You see, I wanted- desperately wanted– to be free of unforgiveness. But I also wanted justice. How could I pardon a wrong done to my child? How could I put forgiveness above what’s right and good and just? I wanted an apology. An understanding of the harm caused. An acknowledgement of the pain brought to our doorstep. For four years I languished in the in-between of wanting freedom and wanting justice.
In my battle against the hurt and unforgiveness, I had missed His tender admonishment, “Put down your desire for justice. Give it to me. Your hands are too full, and there’s no room for the forgiveness I want to give you.” God’s rescue was complete only after I gave up my revenge, and trusted Him completely to make it right.
Sometimes God orchestrates our path so that we have to walk upon the thing He is teaching us. I was forced to practice my new forgiveness when my child came into daily contact with the person who had done this thing. Each morning, I lived it out by laying down my fear, my sorrow, my hurt and the memory of unforgiveness as I dropped my child off at school.
During those weeks, I focused on His grace and mercy with the thought that ultimately His goodness far outshone the memory of my pain. The idea was that if I could fix my eyes on God, and let His character permeate the situation, He would somehow smooth out the rugged edges of my scarred heart and restore my mind to joy and peace.
Several months passed, when we heard the awful news. Devastating events were happening in the life of the person who I’d struggled to forgive. I searched my heart for any residue of unforgiveness, and probed my mind for leftover thoughts of vengeance, but found neither. God had rescued me and made me new. Instead of delighting in their troubles, I was able to earnestly pray for their comfort and healing. My children were able to see forgiveness modeled in it’s most authentic form, and learn that God is able to do the impossible. The improbable. The unexpected. And the miraculous.
“It’s not an easy journey, to get to a place where you forgive people. But it is such a powerful place, because it frees you.” Tyler Perry
I would add that the journey to forgiveness is best traveled with the One who heals more completely and more accurately than we could ever manage on our own. Instead of rushing in to rescue me out of heartbreak, He was always close by, carrying me through the darkest parts, and tenderly turning my attention to His way, rather than my own.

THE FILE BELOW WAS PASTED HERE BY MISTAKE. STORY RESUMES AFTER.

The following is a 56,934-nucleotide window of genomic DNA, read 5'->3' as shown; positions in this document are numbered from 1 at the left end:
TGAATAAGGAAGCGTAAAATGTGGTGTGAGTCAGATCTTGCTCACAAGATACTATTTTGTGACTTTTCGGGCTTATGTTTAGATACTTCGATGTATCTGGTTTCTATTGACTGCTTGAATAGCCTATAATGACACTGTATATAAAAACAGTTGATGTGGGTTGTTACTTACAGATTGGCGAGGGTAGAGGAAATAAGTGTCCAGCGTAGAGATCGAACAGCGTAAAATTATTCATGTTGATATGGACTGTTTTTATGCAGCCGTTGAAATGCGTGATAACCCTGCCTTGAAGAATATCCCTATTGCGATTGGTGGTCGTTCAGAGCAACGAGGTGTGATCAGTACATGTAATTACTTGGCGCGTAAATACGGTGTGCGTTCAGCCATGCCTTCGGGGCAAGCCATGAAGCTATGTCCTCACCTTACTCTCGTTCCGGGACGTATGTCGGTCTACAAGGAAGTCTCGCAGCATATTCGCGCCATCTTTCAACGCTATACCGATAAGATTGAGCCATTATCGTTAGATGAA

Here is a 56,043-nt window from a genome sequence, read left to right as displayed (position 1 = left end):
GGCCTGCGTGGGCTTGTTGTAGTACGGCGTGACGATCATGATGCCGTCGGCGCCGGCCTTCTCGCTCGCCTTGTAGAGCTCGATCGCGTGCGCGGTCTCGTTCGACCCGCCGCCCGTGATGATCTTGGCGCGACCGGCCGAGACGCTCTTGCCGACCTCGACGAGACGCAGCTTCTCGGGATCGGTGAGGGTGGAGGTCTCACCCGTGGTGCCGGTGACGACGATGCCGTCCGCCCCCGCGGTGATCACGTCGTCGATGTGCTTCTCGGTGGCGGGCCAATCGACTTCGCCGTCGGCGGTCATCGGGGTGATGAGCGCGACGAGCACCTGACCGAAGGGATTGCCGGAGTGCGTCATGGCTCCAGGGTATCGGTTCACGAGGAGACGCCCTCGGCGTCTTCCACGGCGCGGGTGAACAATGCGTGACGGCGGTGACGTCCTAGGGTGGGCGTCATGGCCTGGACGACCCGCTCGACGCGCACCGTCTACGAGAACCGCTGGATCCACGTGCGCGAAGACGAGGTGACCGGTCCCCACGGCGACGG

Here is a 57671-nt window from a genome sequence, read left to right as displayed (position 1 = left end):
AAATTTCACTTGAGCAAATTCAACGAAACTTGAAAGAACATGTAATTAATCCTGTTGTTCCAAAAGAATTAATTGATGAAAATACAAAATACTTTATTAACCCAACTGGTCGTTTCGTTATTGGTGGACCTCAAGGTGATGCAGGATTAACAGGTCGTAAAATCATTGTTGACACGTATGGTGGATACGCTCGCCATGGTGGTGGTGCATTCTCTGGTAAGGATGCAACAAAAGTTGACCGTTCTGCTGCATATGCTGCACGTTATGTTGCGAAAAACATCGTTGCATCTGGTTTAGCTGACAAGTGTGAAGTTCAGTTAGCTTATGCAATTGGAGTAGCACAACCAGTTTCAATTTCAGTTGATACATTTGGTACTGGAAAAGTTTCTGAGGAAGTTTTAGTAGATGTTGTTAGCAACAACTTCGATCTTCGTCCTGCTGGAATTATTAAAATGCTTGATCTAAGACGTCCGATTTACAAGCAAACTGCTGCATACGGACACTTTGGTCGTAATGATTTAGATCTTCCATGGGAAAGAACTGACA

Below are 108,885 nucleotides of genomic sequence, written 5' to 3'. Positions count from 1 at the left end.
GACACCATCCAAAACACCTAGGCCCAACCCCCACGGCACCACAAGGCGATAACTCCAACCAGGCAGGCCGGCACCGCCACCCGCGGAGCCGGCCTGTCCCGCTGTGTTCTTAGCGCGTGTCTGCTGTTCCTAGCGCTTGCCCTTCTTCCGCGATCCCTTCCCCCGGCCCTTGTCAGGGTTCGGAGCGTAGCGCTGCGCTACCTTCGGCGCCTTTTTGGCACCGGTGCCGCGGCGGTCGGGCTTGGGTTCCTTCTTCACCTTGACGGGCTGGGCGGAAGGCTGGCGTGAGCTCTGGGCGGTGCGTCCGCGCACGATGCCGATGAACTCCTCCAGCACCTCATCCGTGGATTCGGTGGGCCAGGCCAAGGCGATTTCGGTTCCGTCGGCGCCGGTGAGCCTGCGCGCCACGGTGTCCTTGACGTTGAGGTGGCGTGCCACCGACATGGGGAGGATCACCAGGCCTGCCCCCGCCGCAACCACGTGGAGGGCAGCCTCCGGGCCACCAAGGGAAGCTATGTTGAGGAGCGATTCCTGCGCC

In Galatians chapter 5, Paul says that “if we live by the Spirit, let us also be guided by the Spirit” to demonstrate these qualities:
“…love, joy, peace, patience, kindness, generosity, faithfulness, gentleness and self control.”
Would I wish this whole experience away? Absolutely. There is nothing so fracturing to a mother’s heart as the pain of her children. I’m not courageous or long-suffering. If I can avoid pain and heartache, I will. But I’m no fool. I know the value of learning life lessons, and the strength that comes from walking through hard things. Most of all, I see Him stepping closer during the devastating times, and ultimately being my rescue and salvation.
My understanding of God has been completely transformed as I experience motherhood. There is always the temptation to remove obstacles from my child’s path and rescue them from pain. (Of course there are times when this is absolutely necessary, and we act swiftly and with confidence.) But many times, my best choice is to step in, pull them close and walk the hard road with them because the value is in the learning and the growing, however unpleasant it may be.
Our Heavenly Father knows this too, and He is right there; ready to teach, lead and rescue His beloved children. In Joshua 1:9, God tells His people,
“Have I not commanded you? Be strong and courageous. Do not be frightened and do not be dismayed, for the Lord your God is with you wherever you go.”